By Debra Kaufman
Special to TelevisionWeek
Child slavery is an unlikely focus for a sports program, but as correspondent Bernard Goldberg likes to point out, “Real Sports” isn’t a sports program in the traditional sense. “The program explores important issues in America, whether [they’re] race, gender or class, as it’s seen through the prism of sports,” he said.
So when producer Joe Perskie brought Mr. Goldberg a 14-minute tape showing the abuse and torture of young boys in secret “camel jockey training” camps in the United Arab Emirates, Mr. Goldberg knew he had an important story. “It was stronger than anything I’d ever worked on, and I’ve been a working journalist for almost 38 years,” he said.
That young Pakistani and Bangladeshi boys are kidnapped and trained as jockeys in the UAE-where camel racing is a national sport-isn’t news. What piqued Mr. Perskie’s interest was reading in fall 2002 that the UAE had restated its commitment to an already existing but ineffectual ban on the use of children under the age of 15 as camel jockeys.
To follow the story of whether the ban would be upheld, he contacted British photojournalist David Higgs, who was willing to track down the camps in the UAE and film with a hidden camera. Joining him were Ansar Burney, a charismatic Pakistani human rights crusader who became the main protagonist of the story, and Mr. Burney’s wife and translator, Shaheen.
The hidden digital video camera was custom-designed by streeTVision Remote in Manhattan, a company that provides hidden cameras for law-enforcement organizations and network news programs. While Mr. Riggs and the Burneys canvassed the country visiting secret camps, Mr. Perskie stayed in constant cellphone contact from New York.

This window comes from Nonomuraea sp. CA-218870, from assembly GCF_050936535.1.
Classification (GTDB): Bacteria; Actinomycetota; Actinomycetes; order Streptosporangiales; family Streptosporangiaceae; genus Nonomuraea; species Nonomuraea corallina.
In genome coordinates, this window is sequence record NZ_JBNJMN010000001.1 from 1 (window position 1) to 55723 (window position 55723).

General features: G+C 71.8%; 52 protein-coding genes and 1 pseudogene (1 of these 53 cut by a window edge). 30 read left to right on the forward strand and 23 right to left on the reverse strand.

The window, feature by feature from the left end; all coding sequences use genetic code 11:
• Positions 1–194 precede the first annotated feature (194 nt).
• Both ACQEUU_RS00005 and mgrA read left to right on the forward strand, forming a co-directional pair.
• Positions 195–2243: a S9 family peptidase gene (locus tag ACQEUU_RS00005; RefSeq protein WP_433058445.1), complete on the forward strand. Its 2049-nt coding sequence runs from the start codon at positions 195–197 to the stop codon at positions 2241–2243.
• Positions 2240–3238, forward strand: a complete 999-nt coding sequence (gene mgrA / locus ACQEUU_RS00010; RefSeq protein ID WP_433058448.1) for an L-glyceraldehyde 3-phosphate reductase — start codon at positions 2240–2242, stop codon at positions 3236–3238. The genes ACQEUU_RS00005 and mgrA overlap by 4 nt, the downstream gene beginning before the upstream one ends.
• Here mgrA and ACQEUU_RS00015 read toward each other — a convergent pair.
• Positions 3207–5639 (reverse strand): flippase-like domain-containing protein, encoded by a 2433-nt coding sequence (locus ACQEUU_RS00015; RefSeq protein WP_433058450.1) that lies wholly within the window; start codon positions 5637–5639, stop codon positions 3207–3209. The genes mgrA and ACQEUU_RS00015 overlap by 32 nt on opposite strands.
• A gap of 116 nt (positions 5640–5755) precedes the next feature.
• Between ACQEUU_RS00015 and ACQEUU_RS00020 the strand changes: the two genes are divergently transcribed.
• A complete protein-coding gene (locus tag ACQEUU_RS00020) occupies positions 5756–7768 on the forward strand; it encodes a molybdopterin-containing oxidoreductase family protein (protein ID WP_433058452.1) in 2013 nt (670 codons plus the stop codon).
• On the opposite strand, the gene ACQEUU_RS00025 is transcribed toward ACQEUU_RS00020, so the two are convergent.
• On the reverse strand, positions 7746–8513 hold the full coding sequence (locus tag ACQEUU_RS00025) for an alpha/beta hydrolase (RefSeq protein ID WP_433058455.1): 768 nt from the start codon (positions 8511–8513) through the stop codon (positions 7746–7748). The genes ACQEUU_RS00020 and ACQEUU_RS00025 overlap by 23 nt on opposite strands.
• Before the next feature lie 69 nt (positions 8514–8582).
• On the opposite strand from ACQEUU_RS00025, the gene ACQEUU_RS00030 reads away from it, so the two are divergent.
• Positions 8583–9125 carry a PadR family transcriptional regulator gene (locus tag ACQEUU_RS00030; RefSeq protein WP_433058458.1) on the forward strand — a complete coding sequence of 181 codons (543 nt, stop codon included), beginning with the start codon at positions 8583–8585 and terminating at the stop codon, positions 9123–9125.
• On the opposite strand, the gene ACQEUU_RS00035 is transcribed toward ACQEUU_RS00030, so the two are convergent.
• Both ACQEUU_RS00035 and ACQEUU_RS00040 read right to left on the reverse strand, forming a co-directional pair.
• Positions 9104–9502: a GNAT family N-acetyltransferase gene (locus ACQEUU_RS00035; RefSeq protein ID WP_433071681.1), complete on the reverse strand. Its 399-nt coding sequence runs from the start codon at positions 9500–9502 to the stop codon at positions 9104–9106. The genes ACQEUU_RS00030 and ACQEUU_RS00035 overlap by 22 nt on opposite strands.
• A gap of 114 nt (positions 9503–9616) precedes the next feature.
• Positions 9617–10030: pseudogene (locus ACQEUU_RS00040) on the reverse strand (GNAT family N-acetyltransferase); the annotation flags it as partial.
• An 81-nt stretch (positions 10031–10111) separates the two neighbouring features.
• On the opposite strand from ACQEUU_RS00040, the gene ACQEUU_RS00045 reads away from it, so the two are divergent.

From the resulting “dozens of tapes,” Mr. Perskie first created the highlight reel that convinced Mr. Goldberg of the story’s importance. Mr. Perskie then faced the task of creating a story that would challenge viewers to enter a different world and come face to face with the reality that slavery still exists.
A further challenge, Mr. Perskie noted, was that in much of the footage the dialogue was in multiple dialects of Urdu and Arabic.
When Mr. Burney planned to return to the secret camps and rescue some of the boys, the “Real Sports” team sprang into action. “We had asked him to take a camera if he did go back and do a rescue,” said Mr. Perskie, who noted that the multitalented Mr. Burney is a trained cameraman. His footage-showing the rescue of a few kidnapped boys-provided a natural ending to the half-hour program. In the program, Mr. Burney also highlighted the dangers inherent in uncovering slavery, reporting on ongoing threats to his life and attacks on his home and office.
“The Sport of Sheikhs” is the first sports program to be recognized by a duPont Award. “This story made headlines all over the world,” Mr. Goldberg said, “and we broke it worldwide.”
Mr. Perskie found encouragement in the response to the story by the UAE, which invited Mr. Burney to open a shelter for repatriated boys. Mr. Burney, who continues to repatriate kidnapped boys, has since been honored by the U.S. State Department.